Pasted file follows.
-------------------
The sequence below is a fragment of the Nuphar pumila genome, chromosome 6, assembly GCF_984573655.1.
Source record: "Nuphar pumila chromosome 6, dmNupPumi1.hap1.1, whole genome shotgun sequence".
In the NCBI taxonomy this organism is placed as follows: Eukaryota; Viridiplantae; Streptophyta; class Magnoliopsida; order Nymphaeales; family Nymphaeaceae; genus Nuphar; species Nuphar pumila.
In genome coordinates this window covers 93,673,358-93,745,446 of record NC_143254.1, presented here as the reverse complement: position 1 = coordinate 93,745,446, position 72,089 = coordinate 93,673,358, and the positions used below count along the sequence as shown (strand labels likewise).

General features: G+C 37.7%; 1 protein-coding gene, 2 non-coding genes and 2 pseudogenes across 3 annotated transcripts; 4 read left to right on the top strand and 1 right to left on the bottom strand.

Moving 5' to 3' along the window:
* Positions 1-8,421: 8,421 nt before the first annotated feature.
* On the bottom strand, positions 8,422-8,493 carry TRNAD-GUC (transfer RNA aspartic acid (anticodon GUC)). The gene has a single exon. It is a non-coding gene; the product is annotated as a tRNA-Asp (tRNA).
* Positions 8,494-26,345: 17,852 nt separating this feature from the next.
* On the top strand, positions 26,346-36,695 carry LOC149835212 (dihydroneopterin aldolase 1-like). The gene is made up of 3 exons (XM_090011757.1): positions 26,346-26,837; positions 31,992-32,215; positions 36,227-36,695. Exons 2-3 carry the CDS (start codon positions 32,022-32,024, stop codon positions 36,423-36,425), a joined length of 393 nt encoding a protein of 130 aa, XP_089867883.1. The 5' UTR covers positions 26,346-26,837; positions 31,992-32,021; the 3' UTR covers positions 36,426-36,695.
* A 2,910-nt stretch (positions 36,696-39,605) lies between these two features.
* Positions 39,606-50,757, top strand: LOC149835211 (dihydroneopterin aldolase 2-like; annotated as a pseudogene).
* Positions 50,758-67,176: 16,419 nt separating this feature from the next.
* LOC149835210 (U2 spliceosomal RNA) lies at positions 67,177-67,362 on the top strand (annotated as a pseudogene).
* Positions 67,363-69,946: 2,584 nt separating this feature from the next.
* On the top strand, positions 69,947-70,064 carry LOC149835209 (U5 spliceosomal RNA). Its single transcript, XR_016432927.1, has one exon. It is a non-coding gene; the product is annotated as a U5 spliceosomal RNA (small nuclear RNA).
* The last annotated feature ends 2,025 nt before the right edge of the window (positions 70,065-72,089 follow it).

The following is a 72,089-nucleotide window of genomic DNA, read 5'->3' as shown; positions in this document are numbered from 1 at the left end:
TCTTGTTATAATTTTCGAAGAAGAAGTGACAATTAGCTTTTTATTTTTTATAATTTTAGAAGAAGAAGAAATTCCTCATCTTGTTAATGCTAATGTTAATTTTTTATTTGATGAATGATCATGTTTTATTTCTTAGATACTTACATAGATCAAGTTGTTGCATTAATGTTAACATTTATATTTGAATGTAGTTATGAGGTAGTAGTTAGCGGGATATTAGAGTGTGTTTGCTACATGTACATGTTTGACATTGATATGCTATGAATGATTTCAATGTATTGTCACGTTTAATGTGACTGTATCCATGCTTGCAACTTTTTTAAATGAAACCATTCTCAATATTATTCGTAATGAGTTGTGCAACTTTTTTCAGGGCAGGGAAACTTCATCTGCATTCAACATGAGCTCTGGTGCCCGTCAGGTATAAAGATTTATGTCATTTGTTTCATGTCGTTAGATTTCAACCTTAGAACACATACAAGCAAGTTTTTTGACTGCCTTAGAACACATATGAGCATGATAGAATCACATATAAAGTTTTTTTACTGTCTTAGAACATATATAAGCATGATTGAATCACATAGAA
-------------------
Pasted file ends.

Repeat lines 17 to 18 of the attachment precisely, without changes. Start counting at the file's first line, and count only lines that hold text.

* The last annotated feature ends 2,025 nt before the right edge of the window (positions 70,065-72,089 follow it).

The following is a 72,089-nucleotide window of genomic DNA, read 5'->3' as shown; positions in this document are numbered from 1 at the left end: